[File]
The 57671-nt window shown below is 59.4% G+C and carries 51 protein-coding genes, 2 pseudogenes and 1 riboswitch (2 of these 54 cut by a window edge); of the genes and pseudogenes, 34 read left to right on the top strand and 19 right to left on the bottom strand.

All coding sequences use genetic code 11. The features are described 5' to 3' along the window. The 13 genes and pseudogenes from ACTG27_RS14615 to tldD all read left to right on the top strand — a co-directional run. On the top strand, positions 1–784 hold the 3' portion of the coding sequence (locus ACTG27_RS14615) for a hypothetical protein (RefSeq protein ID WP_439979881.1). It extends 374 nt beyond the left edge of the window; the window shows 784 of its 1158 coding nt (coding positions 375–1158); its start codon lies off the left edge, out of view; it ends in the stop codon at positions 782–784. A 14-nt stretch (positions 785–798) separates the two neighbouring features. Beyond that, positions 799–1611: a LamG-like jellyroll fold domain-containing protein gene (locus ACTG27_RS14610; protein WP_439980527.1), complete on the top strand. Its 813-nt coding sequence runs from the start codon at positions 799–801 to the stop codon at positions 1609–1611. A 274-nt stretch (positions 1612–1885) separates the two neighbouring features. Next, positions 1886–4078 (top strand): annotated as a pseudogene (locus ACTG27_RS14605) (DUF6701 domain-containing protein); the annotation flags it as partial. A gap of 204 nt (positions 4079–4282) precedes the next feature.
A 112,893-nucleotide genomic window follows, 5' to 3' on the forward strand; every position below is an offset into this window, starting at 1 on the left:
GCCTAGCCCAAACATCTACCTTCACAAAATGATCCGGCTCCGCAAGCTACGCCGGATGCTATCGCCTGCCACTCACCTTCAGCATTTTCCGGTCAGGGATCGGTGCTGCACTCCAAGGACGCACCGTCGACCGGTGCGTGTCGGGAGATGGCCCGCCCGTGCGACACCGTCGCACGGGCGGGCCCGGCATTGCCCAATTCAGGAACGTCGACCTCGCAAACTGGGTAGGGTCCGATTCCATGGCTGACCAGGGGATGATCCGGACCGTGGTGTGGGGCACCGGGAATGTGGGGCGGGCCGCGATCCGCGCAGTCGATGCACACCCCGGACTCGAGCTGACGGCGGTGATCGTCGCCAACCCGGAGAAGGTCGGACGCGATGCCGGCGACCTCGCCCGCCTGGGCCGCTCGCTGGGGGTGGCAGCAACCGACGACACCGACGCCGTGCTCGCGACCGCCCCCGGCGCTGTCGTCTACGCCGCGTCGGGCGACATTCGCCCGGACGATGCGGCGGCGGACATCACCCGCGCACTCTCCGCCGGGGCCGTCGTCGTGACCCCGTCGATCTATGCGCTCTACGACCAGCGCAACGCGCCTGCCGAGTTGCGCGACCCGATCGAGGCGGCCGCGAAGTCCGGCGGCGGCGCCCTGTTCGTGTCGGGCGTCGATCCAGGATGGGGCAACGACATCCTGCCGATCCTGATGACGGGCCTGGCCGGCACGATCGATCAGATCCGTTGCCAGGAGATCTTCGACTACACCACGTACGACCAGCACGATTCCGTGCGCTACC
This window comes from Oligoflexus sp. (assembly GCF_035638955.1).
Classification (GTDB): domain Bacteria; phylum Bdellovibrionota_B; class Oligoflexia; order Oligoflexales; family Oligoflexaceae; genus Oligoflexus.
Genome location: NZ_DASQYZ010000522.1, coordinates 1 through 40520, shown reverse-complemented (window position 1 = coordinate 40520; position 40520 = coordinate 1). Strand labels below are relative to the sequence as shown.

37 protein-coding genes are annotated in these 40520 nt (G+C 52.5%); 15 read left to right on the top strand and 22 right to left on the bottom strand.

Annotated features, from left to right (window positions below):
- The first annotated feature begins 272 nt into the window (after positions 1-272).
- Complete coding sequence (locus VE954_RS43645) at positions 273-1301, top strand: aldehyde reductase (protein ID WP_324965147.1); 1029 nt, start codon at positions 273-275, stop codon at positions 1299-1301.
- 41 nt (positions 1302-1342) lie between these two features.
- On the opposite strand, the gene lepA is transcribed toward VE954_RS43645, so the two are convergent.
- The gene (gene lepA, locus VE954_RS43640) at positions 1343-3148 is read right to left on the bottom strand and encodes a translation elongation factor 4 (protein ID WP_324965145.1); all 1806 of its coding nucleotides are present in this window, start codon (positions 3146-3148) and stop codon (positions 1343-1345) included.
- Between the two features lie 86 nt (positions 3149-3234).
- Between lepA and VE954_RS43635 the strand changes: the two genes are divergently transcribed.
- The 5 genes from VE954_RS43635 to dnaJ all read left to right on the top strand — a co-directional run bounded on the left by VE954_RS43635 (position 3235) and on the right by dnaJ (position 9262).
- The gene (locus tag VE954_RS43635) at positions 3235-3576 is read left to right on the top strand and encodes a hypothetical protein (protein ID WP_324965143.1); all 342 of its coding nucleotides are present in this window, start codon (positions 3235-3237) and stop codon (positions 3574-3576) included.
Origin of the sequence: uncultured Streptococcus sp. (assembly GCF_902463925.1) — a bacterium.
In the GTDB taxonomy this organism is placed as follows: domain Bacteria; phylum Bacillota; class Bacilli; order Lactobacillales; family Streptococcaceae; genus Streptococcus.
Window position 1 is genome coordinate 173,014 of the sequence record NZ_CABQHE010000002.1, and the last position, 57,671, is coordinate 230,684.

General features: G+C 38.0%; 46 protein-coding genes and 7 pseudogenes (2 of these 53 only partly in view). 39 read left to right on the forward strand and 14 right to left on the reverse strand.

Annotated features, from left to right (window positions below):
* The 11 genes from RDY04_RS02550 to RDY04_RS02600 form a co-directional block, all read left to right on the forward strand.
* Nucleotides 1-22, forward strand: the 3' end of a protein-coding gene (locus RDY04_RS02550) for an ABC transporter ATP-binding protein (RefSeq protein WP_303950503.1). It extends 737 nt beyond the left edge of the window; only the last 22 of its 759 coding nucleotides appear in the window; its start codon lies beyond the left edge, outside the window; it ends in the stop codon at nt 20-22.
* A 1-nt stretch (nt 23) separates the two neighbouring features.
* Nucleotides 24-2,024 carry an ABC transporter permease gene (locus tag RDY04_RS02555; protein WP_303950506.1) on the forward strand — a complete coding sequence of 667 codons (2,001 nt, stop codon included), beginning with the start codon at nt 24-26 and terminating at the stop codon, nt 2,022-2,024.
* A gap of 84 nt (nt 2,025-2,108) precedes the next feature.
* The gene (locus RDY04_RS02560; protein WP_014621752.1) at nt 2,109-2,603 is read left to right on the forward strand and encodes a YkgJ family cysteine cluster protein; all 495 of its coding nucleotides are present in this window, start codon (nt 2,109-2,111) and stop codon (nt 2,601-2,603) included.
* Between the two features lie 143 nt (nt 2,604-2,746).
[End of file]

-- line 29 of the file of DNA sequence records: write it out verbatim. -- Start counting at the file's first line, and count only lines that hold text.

* The gene (locus RDY04_RS02560; protein WP_014621752.1) at nt 2,109-2,603 is read left to right on the forward strand and encodes a YkgJ family cysteine cluster protein; all 495 of its coding nucleotides are present in this window, start codon (nt 2,109-2,111) and stop codon (nt 2,601-2,603) included.